Think of Chinese design and architecture and red and gold dragons, lanterns, peaked roofs and stone lions come to mind. While some of these clichés ring true, there’s much more to the architectural styles of this sprawling nation – and there are countless UNESCO sites where you can really get into the history and culture behind each style. Here are some of our favourite places in China to enjoy ancient architecture.
The most famous landmark of China (other than the Great Wall, of course), has to be Beijing’s Forbidden City. Serving as the imperial palace for more than 500 years, this immense compound comprises around 980 buildings – the former homes of the imperial families. Sporting classic palatial architecture, the Forbidden City has influenced countless styles right across Asia, with its ornamental eaves and auspicious red and gold hues. The city is also laid out symmetrically, with the placement of certain structures chosen according to Confucian philosophy. In person, it’s truly one of the greatest architectural feats a traveller is likely to see, full of history and decadent beauty.
The ancient village of Hongcun can be found in southern China’s Anhui province. Dating back to the Ming and Qing dynasties, the architecture here is beautifully preserved – crumbling stone townhouses mirrored in lazy canals. This former centre of trade features a few must-see buildings, including Chengzhi Hall, with its intricately carved wooden panels and gold slogans on the walls. Spend some time here getting lost in the village’s maze of tiny lanes…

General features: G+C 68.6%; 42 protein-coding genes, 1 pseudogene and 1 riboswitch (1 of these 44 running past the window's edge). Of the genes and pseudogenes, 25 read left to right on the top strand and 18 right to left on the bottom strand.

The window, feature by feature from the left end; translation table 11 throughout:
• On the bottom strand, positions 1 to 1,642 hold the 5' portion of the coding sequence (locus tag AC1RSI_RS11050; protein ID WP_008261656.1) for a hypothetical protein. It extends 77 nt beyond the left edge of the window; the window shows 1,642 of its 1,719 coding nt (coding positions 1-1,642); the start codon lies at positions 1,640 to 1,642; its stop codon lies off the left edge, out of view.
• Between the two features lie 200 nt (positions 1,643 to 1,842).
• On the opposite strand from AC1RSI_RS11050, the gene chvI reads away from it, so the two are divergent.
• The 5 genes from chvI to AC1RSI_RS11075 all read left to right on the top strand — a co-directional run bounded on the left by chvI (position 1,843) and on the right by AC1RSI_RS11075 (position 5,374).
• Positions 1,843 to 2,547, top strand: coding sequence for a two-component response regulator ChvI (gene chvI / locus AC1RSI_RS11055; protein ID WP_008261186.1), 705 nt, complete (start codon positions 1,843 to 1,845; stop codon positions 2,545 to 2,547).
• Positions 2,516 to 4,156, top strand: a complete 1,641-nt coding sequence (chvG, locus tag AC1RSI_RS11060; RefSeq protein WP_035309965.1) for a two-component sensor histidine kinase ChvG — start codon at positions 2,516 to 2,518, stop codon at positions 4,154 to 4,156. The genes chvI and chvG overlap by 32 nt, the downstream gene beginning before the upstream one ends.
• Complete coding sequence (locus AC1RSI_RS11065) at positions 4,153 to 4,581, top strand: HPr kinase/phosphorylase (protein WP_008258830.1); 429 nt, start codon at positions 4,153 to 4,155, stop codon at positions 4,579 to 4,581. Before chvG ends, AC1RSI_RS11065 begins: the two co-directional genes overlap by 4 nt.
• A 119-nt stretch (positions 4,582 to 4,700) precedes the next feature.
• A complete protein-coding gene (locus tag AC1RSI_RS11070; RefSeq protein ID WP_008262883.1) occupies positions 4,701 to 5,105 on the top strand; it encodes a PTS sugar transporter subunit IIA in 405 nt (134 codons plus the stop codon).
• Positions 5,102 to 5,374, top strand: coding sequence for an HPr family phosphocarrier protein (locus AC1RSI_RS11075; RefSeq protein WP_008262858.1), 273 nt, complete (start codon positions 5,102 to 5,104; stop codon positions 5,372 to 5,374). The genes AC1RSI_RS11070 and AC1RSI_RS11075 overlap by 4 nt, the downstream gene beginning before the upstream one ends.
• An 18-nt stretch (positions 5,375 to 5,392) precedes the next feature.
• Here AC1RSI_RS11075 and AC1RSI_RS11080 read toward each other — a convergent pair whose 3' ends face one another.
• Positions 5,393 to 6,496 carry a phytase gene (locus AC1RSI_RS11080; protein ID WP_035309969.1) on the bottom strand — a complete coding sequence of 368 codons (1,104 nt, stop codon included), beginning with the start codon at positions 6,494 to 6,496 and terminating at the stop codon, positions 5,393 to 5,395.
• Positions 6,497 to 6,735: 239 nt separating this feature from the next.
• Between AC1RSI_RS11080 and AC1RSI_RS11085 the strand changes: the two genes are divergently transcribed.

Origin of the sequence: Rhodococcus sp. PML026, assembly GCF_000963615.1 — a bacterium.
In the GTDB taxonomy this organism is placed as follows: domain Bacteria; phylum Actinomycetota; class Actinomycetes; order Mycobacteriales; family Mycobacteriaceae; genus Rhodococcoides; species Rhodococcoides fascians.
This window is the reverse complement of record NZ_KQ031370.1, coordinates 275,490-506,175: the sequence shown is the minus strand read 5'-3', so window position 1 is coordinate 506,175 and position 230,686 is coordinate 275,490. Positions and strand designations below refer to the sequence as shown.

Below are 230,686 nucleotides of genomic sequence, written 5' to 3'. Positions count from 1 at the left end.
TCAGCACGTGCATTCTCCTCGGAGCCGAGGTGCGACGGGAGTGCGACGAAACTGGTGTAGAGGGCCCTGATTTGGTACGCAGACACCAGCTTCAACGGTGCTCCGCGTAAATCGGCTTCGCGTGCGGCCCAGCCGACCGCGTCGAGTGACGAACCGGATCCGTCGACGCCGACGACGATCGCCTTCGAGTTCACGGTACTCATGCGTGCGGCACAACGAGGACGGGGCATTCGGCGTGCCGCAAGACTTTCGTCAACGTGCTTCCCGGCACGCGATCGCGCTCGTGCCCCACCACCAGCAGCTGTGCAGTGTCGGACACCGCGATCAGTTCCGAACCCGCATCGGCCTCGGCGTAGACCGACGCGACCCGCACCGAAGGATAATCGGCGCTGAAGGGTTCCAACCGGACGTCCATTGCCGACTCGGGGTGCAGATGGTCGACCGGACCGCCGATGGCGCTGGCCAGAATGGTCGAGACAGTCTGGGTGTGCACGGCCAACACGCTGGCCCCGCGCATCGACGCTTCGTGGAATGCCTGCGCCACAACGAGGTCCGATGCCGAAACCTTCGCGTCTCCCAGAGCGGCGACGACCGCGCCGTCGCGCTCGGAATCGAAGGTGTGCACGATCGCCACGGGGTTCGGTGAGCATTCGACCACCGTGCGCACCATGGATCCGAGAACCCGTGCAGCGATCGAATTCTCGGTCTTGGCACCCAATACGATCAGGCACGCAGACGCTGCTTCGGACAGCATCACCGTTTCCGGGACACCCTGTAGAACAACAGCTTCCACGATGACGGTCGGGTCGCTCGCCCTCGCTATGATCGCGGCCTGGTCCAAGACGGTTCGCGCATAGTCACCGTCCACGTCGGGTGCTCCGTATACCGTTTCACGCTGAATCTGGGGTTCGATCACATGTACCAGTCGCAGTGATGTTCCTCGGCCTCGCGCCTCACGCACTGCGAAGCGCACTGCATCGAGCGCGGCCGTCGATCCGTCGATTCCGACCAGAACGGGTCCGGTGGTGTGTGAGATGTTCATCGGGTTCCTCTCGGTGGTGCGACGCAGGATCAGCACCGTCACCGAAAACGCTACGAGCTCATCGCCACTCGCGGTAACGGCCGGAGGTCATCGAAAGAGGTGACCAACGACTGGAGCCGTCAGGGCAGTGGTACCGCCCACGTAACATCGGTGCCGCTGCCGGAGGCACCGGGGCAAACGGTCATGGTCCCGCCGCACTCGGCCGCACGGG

These circular earthen houses represent another distinct face of Chinese architecture. Unique to the Hakka people, they serve as a defensive structure, with the outer wall having only one entrance and no windows. Inside, more gates and circular structures add extra protection. Complete with an interior source of water, storage for grain and sometimes even a sewage system, these Hakka houses are exceptional fortresses, with nothing quite like them anywhere else in the world.
The Qiao Family Compound is another iconic example of Chinese architecture. Located just outside historic Pingyao, this beautiful 18th century structure provided the location for the film, Raise the Red Lantern. Once a private residence, it now serves as a museum – and a spectacular example of the craftsmanship and detail that went into the houses of China’s elite.
Beijing is also home to another outstanding example of architecture: the Temple of Heaven. This expansive religious complex once served as the site where prayers for a good harvest would be offered. Believed to be Daoist, this temple complex was built in the early 1400s, renovated in the 1800s, and featuring intricately decorated interiors. Outside, the surrounding parks provide a place for locals to exercise and relax.
If you’d like to see the different sides of China’s beautiful architecture, get in contact with one of our Travel Specialists for information on a bespoke China tour.